ESO Photo Release | 2022 Aug 16
Just as you may bump into someone on a busy street, galaxies too can bump into each other. But while galactic interactions are much more violent than a bump on a busy street, individual stars don’t generally collide since, compared to their sizes, the distances between them are very large. Rather, the galaxies dance around each other, with gravity creating tidal forces that dramatically change the look of the two dance partners. ‘Tails’ of stars, gas and dust are spun around the galaxies as they eventually form a new, merged galaxy, resulting in the disordered and beautifully asymmetrical shape that we see in NGC 7727.
The consequences of this cosmic bump are spectacularly evident in this image of the galaxy, taken with the FOcal Reducer and low dispersion Spectrograph 2 (FORS2) instrument at ESO’s VLT. While the galaxy was previously captured by another ESO telescope, this new image shows more intricate details both within the main body of the galaxy and in the faint tails around it.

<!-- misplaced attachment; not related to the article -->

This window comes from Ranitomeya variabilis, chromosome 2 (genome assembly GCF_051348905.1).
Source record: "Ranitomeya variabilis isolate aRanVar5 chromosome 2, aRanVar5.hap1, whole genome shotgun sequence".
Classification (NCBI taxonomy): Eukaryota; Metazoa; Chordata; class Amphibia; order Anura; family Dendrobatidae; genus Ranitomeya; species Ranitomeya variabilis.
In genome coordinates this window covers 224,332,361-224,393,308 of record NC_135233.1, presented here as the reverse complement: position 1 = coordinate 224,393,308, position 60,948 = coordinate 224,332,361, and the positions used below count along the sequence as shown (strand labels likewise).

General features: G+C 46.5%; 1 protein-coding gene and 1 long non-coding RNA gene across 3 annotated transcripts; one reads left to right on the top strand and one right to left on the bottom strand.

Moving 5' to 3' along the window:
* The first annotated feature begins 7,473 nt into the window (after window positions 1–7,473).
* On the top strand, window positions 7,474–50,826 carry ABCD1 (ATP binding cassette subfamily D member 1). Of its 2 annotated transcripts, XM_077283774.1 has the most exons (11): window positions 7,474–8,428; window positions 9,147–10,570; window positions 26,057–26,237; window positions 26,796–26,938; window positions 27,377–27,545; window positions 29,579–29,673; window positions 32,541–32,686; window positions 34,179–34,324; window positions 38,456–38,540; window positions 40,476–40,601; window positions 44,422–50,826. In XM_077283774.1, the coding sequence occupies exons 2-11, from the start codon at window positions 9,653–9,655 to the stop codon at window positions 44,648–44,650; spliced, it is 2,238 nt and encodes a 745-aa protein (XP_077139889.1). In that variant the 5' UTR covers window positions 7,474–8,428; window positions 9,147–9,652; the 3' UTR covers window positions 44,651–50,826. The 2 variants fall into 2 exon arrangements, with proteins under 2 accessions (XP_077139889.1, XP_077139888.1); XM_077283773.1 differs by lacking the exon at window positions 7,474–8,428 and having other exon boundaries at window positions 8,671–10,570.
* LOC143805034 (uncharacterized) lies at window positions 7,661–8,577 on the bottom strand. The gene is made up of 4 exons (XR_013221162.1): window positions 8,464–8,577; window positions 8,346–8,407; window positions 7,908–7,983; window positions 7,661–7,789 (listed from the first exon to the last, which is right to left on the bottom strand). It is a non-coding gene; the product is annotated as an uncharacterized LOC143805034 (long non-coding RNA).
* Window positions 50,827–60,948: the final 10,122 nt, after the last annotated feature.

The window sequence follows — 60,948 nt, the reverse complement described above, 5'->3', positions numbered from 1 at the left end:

In this ESO VLT image we see the tangled trails created as the two galaxies merged, stripping stars and dust from each other to create the spectacular long arms embracing NGC 7727. Parts of these arms are dotted with stars, which appear as bright blue-purplish spots in this image.
Also visible in this image are two bright points at the centre of the galaxy, another telltale sign of its dramatic past. The core of NGC 7727 still consists of the original two galactic cores, each hosting a supermassive black hole. Located about 89 million light-years away from Earth, in the constellation of Aquarius, this is the closest pair of supermassive black holes to us. ...